A volume of studies on:
Searching the Net in the Google Age
Edited by Jonathan James
Manuscript chapter due: May 1, 2013
The World Wide Web is approximately two decades old, but it has transformed the way we think, work, collaborate, interact socially, engage in commerce and participate in politics. Central to the technological advancement of the World Wide Web is the critical role the internet plays in the access of information resources. Never in the history of mankind has there been such an opportunity to access virtual libraries on a plethora of subjects in real time. Search engines like Google offer an ever increasing array of information together with improved technology. However, in all the morass of web data there are both valuable treasures of information as well an incredible amount of junk. The challenge today’s generation faces is how to discern the difference.
This book seeks to understand the dilemmas, opportunities, obstacles and threats involved in the information searching habits of a cross section of internet users ranging from children to senior citizens and the disabled. Each of the chapters asks the questions:
-What topics are people searching for?
-Why are they searching?
-How are they searching?
The chapters also deal with the impact of this searching generation – both how searching affects us (the searchers) and how institutions and governments can and may use search profile data for their own ends. Hence the issues related to privacy, confidentiality of searches and surveillance are also raised in this study.
There will be 7 main chapters along with an introductory chapter by the editor:
Purposeful searching: Training students in internet literacy for Italian Studies by Etain Watson
Searching for French Civilization: Reflections on situating information literacy skills by Carmel O'Reilly
Web 2.0 resources to support bilingual education across Europe: Challenges, needs and search habits by M. Dolores Ramirez-Verdugo
Seniors searching the net: A case study of the Intergenerational Learning Program in Dublin City University by Cathy Fowley
Searching religion on the net by Paul E. Teusner
Using parental controls to safeguard children's on line activities by Bogdan Patrut
Beyond searching: Surveillance, privacy and control in today's public sphere by Jonathan James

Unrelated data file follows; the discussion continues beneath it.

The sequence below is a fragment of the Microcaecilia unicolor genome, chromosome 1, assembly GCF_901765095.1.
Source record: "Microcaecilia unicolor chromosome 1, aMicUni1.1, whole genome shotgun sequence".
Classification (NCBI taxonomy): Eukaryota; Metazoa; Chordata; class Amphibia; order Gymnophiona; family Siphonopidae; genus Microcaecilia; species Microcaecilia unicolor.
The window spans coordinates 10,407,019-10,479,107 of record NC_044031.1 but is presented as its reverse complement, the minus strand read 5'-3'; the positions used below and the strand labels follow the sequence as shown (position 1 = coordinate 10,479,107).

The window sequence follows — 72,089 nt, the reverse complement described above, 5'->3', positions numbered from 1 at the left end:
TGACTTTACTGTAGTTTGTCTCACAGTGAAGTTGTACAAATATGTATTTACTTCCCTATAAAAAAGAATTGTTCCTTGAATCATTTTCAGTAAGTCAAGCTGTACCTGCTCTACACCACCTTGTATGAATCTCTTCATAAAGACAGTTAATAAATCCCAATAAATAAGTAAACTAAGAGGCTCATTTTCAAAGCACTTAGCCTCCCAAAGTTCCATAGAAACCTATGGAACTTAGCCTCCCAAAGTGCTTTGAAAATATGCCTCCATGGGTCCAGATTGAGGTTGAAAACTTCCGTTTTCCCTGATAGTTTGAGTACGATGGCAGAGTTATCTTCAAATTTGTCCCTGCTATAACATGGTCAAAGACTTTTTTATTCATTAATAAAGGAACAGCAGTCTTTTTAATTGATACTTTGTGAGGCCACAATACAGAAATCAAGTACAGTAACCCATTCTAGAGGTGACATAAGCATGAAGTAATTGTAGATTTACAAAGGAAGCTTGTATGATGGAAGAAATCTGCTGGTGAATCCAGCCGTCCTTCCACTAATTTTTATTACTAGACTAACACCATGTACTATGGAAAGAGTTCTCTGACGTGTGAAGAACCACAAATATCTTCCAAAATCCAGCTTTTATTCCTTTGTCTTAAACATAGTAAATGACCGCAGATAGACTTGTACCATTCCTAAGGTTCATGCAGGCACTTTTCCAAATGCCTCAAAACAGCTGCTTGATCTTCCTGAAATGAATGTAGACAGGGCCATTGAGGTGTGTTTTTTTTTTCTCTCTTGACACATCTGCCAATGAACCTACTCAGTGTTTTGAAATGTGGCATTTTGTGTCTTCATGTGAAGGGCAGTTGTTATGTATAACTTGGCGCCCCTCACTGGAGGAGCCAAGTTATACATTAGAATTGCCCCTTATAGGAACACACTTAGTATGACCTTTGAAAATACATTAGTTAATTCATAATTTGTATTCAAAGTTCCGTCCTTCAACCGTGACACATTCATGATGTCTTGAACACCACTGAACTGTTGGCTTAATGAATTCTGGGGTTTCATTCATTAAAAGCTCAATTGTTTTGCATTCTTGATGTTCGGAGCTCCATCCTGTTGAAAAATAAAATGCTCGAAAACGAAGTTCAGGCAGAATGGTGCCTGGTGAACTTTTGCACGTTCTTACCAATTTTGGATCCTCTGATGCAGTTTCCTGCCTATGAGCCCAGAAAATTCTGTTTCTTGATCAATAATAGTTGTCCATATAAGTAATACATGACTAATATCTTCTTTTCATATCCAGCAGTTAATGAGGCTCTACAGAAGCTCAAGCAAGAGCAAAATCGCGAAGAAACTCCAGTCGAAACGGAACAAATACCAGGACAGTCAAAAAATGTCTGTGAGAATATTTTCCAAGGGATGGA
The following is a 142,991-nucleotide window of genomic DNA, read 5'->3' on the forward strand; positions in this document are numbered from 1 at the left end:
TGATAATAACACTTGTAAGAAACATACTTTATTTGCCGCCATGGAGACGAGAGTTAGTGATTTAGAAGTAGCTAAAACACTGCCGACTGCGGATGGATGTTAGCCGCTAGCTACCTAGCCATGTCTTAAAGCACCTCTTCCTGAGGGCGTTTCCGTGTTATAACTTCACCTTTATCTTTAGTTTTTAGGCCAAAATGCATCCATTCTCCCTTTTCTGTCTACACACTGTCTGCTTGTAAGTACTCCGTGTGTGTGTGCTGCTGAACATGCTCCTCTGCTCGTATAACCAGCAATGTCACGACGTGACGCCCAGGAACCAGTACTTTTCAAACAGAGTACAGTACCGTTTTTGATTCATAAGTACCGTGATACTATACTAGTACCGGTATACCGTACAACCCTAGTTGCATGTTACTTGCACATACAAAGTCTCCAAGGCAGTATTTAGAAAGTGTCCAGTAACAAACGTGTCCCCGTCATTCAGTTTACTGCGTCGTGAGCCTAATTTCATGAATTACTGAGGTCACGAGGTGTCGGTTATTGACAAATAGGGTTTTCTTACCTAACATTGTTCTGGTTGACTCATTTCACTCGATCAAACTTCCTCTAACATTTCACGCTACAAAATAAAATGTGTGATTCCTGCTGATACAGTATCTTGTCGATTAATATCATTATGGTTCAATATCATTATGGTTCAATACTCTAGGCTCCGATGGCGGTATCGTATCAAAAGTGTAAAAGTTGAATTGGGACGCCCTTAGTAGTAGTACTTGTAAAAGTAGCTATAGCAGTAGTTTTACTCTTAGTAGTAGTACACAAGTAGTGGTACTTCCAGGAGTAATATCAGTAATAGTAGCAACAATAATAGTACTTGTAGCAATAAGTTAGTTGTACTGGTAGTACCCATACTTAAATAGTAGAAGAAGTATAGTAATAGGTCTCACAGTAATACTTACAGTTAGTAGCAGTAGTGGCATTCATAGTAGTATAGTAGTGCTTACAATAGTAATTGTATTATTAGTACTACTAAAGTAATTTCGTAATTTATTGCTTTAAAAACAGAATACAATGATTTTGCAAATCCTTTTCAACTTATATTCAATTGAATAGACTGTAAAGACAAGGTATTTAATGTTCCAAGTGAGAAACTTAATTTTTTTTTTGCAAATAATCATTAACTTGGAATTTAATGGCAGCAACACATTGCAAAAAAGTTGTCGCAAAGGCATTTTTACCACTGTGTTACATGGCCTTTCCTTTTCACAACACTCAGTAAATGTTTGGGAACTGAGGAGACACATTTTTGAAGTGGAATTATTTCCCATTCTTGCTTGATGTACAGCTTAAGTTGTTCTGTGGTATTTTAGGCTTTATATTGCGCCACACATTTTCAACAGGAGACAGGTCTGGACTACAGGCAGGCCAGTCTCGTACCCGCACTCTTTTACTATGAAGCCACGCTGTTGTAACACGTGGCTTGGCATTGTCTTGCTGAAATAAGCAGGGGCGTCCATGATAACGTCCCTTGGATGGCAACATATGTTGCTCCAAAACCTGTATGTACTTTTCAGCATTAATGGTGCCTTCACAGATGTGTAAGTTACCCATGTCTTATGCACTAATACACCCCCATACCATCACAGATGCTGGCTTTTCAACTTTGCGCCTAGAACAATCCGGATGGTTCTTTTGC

Published in English, the book will be purchasable in paperback and accessible online free of charge.
Dr. Jonathan D. James, a researcher on Media, Culture and Religion is an adjunct Lecturer at Edith Cowan University in Perth, Australia. He has published articles in refereed journals in UK, North America and Australia and is the author of McDonaldisation, Masala McGospel and Om Economics:Televangelism in Contemporary India (Sage, 2010). His research interests include: the social effects of new media, cultural globalization and intercultural studies.
-Prof. M. J. Day, Professor of English, Northern Illinois University, USA; Co-Editor of book: The Online Writing Classroom (2000).
-Dr. P. Allmark, Senior Lecturer in the School of Communications and Arts, Edith Cowan University, Australia; General Editor of Continuum: Journal of Media & Cultural Studies.
-Prof. Y. S. Reddy, Professor and Head, Centre for Folk Culture Studies, University of Hyderabad, India.
-Dr. J. E. James, formerly Visiting Assoc. Professor (Linguistics), National Institute of Education, Nanyang Technological University, Singapore and Editor: RELC Journal.
-Dr. B. Josephi, Senior Lecturer in the School of Communications and Arts, Edith Cowan University, Australia; author of : Journalism Education in Countries with Limited Media Freedom (2010).
Deadlines and important dates
-Submission of abstracts: February 15, 2013
-Decisions to authors: March 1, 2013
-Manuscript chapter due: May 1, 2013
-Notifications to authors (first review): June 15, 2013
-Manuscript file due (final draft): July 15, 2013
-Notification of acceptance to authors: August 10, 2013
-Expected date of release: November 30, 2013
Any questions on this project?
You are more than welcome to contact the editor at email@example.com.
Looking forward to hearing from you!
Dr. Jonathan James